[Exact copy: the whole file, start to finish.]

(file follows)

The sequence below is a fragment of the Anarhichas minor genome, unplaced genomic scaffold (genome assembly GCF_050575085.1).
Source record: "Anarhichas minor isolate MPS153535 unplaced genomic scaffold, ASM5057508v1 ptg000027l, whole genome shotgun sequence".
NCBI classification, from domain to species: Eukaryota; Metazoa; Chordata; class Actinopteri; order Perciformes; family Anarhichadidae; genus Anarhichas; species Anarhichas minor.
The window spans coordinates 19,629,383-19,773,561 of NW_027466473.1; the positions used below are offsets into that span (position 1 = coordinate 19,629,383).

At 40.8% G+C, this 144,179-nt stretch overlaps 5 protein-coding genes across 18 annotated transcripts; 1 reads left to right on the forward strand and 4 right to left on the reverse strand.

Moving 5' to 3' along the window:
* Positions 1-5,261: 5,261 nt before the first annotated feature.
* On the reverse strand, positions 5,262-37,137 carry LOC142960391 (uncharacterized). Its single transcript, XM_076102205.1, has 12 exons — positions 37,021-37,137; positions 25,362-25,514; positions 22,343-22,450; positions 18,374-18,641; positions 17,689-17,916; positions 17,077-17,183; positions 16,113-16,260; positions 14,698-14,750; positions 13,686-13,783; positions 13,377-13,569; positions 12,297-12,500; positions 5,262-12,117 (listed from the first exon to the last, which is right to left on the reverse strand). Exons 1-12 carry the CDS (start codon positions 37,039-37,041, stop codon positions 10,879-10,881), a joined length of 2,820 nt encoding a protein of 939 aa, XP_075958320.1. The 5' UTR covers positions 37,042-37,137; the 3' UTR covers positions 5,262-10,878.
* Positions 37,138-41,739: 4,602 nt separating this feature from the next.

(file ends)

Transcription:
The sequence below is a fragment of the Anarhichas minor genome, unplaced genomic scaffold (genome assembly GCF_050575085.1).
Source record: "Anarhichas minor isolate MPS153535 unplaced genomic scaffold, ASM5057508v1 ptg000027l, whole genome shotgun sequence".
NCBI classification, from domain to species: Eukaryota; Metazoa; Chordata; class Actinopteri; order Perciformes; family Anarhichadidae; genus Anarhichas; species Anarhichas minor.
The window spans coordinates 19,629,383-19,773,561 of NW_027466473.1; the positions used below are offsets into that span (position 1 = coordinate 19,629,383).

At 40.8% G+C, this 144,179-nt stretch overlaps 5 protein-coding genes across 18 annotated transcripts; 1 reads left to right on the forward strand and 4 right to left on the reverse strand.

Moving 5' to 3' along the window:
* Positions 1-5,261: 5,261 nt before the first annotated feature.
* On the reverse strand, positions 5,262-37,137 carry LOC142960391 (uncharacterized). Its single transcript, XM_076102205.1, has 12 exons — positions 37,021-37,137; positions 25,362-25,514; positions 22,343-22,450; positions 18,374-18,641; positions 17,689-17,916; positions 17,077-17,183; positions 16,113-16,260; positions 14,698-14,750; positions 13,686-13,783; positions 13,377-13,569; positions 12,297-12,500; positions 5,262-12,117 (listed from the first exon to the last, which is right to left on the reverse strand). Exons 1-12 carry the CDS (start codon positions 37,039-37,041, stop codon positions 10,879-10,881), a joined length of 2,820 nt encoding a protein of 939 aa, XP_075958320.1. The 5' UTR covers positions 37,042-37,137; the 3' UTR covers positions 5,262-10,878.
* Positions 37,138-41,739: 4,602 nt separating this feature from the next.